About 30 minutes after we set off, the rain began again. And got worse. And worse. And worse. By the time we’d reached Burlington on the Queen Elizabeth Highway, the traffic had slowed to crawling, and then stopped completely. We thought there must have been an accident ahead – it later turned out that they had to shut the highway because of flooding. In any case, plans for my birthday meal in Toronto quickly evaporated. Instead, we passed around a pack of Cheetos and some popcorn as we inched our way forwards over the course of three hours. By the time we got to Toronto it was midnight, and we had to drive around before we found a hotel that had space for us. All the roads seemed to be undergoing construction, which made it difficult to get around. We eventually found a hotel, and were just thankful to be off the road. It was certainly a birthday to remember!
Our time in Toronto was brilliant. The next night, I was treated to a great birthday dinner at Canoe restaurant, which is very high up with a great view over the city. We did some of the touristy musts – including the CN tower, Eaton shopping centre, Chinatown etc – as well as plenty of wandering around, seeing the Toronto University campus (beautiful), and I just enjoyed a switch off from the intensive months of the course. My mum and I also spent a day at the Rogers Cup tennis tournament, where we saw some great matches and players, from Djokovic and Dimitrov, to Berdych and home favourite, Raonic. We rushed to the practice courts to see Federer too, of course. On our way to the tennis we walked through York University campus, to be confronted by a sort of big, tailless beaver thing. It ran right up to us and got up on its hind legs, and up close I recognised it from my trip to the Natural History Museum as a groundhog! I was mildly concerned that touching it would result in rabies, but the people around us were encouraging, and said that it was the local neighbourhood groundhog, Len, so I petted his head. Realising we had no food, Len moved on a passing family, whose daughter shrieked and tried to hide in some bushes, as if she were being approached by a bear.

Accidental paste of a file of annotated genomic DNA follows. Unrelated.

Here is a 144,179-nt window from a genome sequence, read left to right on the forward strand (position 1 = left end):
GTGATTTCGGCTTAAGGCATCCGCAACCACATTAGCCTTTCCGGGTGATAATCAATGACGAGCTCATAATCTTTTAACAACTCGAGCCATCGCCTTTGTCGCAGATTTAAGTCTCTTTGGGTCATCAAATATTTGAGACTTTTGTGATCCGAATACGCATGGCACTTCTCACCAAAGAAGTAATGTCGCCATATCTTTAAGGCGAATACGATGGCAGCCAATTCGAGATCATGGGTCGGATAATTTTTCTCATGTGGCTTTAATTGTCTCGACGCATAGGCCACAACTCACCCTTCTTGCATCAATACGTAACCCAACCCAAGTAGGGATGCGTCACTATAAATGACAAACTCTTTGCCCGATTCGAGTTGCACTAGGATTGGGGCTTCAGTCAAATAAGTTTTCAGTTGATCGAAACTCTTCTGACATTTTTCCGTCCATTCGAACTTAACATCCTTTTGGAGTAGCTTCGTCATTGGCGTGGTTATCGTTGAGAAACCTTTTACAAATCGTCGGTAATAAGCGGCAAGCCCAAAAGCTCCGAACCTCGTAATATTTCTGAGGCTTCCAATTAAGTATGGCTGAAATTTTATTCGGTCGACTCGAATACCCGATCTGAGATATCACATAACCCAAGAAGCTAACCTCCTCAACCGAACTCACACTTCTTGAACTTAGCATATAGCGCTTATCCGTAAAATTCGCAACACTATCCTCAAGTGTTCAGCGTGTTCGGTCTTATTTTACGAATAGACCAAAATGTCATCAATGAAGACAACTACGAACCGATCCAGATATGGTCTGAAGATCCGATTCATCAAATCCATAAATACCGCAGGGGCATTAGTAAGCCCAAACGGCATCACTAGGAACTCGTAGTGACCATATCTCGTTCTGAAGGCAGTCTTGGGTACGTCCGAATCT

Too soon, it was time to fly home, only to find our flight delayed. We eventually set off from Toronto at around 11:30pm on Friday – after enjoying the pretty snazzy airport, where every table comes with an iPad – and arrived back in London the following day. The sun was shining, which almost never happens when you come back from holiday!
Arriving home again felt a little surreal, especially because the last two months haven’t really sunk in yet. My task for the rest of the weekend was just to sleep, rest, recover before going back to work on Monday.
To be continued!